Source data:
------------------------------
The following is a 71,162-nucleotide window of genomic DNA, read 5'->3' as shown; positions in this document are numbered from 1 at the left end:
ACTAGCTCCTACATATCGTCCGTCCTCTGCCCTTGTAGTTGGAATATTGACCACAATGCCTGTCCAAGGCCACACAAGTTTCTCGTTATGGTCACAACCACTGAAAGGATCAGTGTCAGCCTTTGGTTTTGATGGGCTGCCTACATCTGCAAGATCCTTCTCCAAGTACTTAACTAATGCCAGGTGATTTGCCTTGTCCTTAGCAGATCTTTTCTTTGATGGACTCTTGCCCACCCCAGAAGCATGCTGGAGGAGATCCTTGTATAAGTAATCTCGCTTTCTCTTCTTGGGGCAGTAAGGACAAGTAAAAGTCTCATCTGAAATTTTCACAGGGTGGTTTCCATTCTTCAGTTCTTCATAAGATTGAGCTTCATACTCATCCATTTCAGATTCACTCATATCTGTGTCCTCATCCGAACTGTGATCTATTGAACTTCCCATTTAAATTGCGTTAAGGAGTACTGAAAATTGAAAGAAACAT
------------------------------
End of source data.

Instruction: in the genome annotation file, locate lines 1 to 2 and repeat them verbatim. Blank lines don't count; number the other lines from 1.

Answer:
The following is a 71,162-nucleotide window of genomic DNA, read 5'->3' as shown; positions in this document are numbered from 1 at the left end:
ACTAGCTCCTACATATCGTCCGTCCTCTGCCCTTGTAGTTGGAATATTGACCACAATGCCTGTCCAAGGCCACACAAGTTTCTCGTTATGGTCACAACCACTGAAAGGATCAGTGTCAGCCTTTGGTTTTGATGGGCTGCCTACATCTGCAAGATCCTTCTCCAAGTACTTAACTAATGCCAGGTGATTTGCCTTGTCCTTAGCAGATCTTTTCTTTGATGGACTCTTGCCCACCCCAGAAGCATGCTGGAGGAGATCCTTGTATAAGTAATCTCGCTTTCTCTTCTTGGGGCAGTAAGGACAAGTAAAAGTCTCATCTGAAATTTTCACAGGGTGGTTTCCATTCTTCAGTTCTTCATAAGATTGAGCTTCATACTCATCCATTTCAGATTCACTCATATCTGTGTCCTCATCCGAACTGTGATCTATTGAACTTCCCATTTAAATTGCGTTAAGGAGTACTGAAAATTGAAAGAAACAT